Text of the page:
There is still a class system in the United Kingdom. People may not like talking about class anymore, least of all the Labour party, but it is still the basis on which income and wealth are distributed. Approximately, the richest 1% own 21% of total UK wealth, with the top 10% owning 53%. In a country and economy where there are so many inherent advantages to belonging to a richer family, most notably the existence of private schools, such a stratified society in terms of wealth distribution inevitably leads to poor social mobility. The UK’s top universities still take in a disproportionate amount of private schools students (around half in Oxford), who are mostly (admittedly not all) from a relatively wealthy background, despite the percentage of students in private school education being only 7%. It is the richest few in society which continue to dominate political, business, cultural and national institutions. 22 of the current cabinet are millionaires, 19 were educated privately, and 19 went to Oxbridge.
At the same time as this upper echelon, the ‘1%’, dominates society, the working class continue to pay a disproportionate price of the failure of the economic system which creates wealth for the top 1%. It is they who will bear the highest burden of the cuts, it is they who cannot afford homes as not enough are built, and it is they who, according to Owen Jones, are being demonized. The poorest half of society, 50% of people, own only 7% of total wealth. Class consciousness and self-identification may have declined, but economically a significant portion of the population belongs to a group whose opportunities are significantly worse than those at the top.
Even the policies of the Labour government of 1945-1951 failed to address this, there may have been a post-war consensus of nationalised industries and a cradle to grave welfare state, but the class system remained, and has remained, broadly the same in economic terms. It is changing this, and hence the fundamental nature of how the British economy works, which should be Labour’s goal.
How is it to be done? Nationalised industries have already been mentioned as not having changed the class system, but they provide one vital part. To have a host of public services, including transport, utilities, banking, green industry and education, fully owned by the state, with outsourcing not done to private companies, will reduce the profit and wealth-retaining properties of the top, and provide employment opportunities for the rest, on Living Wages, decent pensions and industrial democracy. However, where the Labour governments of the post-war period went wrong is not matching this nationalised ‘towering heights’ with a fundamentally changed business model for the rest. We need fewer global chains, not paying Living Wages and in many cases not at all (Workfare, unpaid internships), and more businesses owned as co-operatives, whether consumer like the Co-operative group, or worker, like John Lewis Partnership, but going further where the business is ran by and for the benefit of all of its employers rather than a board of directors. Trade unions formed a vital part of the economic structure of the country prior to Thatcher, ensuring that worker’s wages remained high, reducing income inequality and boosting consumption, and it is the destruction and demonization of the movement, failed to be reversed by Blair and Brown, which has led to the widening income inequality of this country as unionisation, particularly in the private sector, plummets and employment relations are such that companies take on temps, short-contract workers, and outsource to low-paid employers in developing countries, giving little scope for unionisation and job safety for many people. Technological development has advanced rapidly in the last couple of decades, but this has been for the benefit of increasingly large global companies rather than for the benefit of the people. Innovation in certain sectors, particularly renewable energies and the car industry has been held back by the vested interests of a few. There is great scope for research and development to forge a new economy based on green industry supported by state-owned businesses and investment banks. Tinkering with the market to incentivise carbon reduction has not worked, only a change of the economic model itself will bring about the necessary reductions. Taxes need to be rebalanced away from the dangerous trend towards indirect taxes and back to direct, with regressive VAT reduced, the higher rate of income tax raised and more bands created to ensure the new ‘super-rich’, for whom £150,000 is a drop in the pond, pay a fair share, and the ending of the current situation which sees the highest-earners pay very little marginal national insurance, making their marginal tax rates in many cases lower than those earning much less. Taxing wealth is hard, but possible through some kind of Mansion Tax which targets those who own significant property.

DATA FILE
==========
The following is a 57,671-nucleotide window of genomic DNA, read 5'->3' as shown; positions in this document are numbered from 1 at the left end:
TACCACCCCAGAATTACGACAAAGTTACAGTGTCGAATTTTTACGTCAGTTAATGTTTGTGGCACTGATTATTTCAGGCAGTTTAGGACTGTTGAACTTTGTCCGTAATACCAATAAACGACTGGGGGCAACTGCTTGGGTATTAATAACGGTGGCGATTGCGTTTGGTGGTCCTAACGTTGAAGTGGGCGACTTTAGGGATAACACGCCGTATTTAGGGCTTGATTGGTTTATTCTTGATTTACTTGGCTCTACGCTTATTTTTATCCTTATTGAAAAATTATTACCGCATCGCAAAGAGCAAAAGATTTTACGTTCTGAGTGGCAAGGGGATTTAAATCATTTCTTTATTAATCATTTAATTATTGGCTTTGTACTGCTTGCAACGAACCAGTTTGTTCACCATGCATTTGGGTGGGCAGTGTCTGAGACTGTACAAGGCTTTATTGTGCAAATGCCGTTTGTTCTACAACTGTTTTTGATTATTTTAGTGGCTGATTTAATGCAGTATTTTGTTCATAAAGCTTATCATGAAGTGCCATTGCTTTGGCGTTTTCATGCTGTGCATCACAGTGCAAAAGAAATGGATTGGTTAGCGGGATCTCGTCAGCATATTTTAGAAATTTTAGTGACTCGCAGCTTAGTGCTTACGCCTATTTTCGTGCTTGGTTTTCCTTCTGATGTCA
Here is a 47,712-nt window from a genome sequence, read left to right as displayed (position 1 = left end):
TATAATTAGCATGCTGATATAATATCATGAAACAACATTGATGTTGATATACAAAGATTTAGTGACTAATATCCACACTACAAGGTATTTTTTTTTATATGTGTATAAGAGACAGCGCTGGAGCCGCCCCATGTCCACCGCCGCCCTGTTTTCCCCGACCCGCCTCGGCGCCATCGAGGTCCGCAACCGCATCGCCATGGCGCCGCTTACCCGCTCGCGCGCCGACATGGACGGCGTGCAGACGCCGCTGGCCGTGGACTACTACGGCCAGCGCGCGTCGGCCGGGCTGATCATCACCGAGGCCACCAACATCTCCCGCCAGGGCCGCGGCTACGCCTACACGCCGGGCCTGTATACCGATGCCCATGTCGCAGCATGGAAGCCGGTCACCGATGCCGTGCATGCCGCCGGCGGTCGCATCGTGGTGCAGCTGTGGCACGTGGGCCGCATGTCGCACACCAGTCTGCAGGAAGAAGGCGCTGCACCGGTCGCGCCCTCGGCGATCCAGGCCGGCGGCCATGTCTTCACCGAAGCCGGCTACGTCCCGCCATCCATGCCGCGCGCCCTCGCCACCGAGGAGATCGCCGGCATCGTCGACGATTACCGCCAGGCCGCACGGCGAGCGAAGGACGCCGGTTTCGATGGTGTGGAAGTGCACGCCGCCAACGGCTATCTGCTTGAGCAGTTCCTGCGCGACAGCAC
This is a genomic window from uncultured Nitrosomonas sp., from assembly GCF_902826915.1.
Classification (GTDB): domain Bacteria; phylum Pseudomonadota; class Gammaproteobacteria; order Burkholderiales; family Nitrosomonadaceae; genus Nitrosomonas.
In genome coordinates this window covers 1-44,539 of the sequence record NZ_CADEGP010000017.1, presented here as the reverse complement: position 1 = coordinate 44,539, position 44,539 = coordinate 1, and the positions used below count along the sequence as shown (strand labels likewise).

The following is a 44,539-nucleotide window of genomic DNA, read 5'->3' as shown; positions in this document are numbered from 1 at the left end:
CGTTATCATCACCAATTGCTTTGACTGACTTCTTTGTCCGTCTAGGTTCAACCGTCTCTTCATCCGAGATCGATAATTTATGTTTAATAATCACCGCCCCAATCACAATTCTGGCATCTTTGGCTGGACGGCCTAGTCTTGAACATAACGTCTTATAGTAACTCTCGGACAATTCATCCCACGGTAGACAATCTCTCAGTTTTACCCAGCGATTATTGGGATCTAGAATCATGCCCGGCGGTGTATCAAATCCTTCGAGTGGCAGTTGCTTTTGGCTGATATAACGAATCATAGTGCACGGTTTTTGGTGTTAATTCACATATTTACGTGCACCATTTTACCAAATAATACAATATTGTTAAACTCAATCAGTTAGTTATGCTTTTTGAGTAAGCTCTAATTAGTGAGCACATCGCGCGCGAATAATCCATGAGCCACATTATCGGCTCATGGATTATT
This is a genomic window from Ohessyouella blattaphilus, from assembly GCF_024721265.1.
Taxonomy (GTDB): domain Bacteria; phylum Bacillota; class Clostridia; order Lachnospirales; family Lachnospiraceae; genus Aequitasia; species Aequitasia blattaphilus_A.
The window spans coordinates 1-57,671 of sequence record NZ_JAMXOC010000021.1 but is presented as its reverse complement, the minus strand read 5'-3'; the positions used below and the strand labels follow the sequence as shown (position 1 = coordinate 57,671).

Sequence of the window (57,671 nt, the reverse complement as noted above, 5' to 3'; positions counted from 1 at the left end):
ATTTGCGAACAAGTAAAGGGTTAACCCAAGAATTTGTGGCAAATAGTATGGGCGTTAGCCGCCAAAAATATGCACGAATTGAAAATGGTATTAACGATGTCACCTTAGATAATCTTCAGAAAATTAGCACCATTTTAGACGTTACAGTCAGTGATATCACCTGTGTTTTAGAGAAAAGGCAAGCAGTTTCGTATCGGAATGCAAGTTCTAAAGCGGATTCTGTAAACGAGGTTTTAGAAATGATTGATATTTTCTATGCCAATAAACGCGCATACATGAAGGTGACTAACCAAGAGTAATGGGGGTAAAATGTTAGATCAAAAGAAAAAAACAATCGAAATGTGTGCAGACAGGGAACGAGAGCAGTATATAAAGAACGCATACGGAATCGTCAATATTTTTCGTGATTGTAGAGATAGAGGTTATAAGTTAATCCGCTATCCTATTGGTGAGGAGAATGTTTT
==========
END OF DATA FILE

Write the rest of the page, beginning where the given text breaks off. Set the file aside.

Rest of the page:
It is only really by fundamentally altering the model of the British economy, away from the consensus of neo-liberal capitalism which perpetuates the inequitable class system described above, and towards the kind of economy based on the principles of Democratic Socialism where there are public services and industries which are for the benefit of the people, where business is not ran for the shareholders and board-managers but for its workers and benefit of society, where trade unions and industrial democracy form a vital part of each workplace, where green industry is promoted and technological development for the benefit of all encouraged, and where the tax system is such that it changes the burden to increase the freedom of the working class and place the burden on those who have taken, but who now must pay.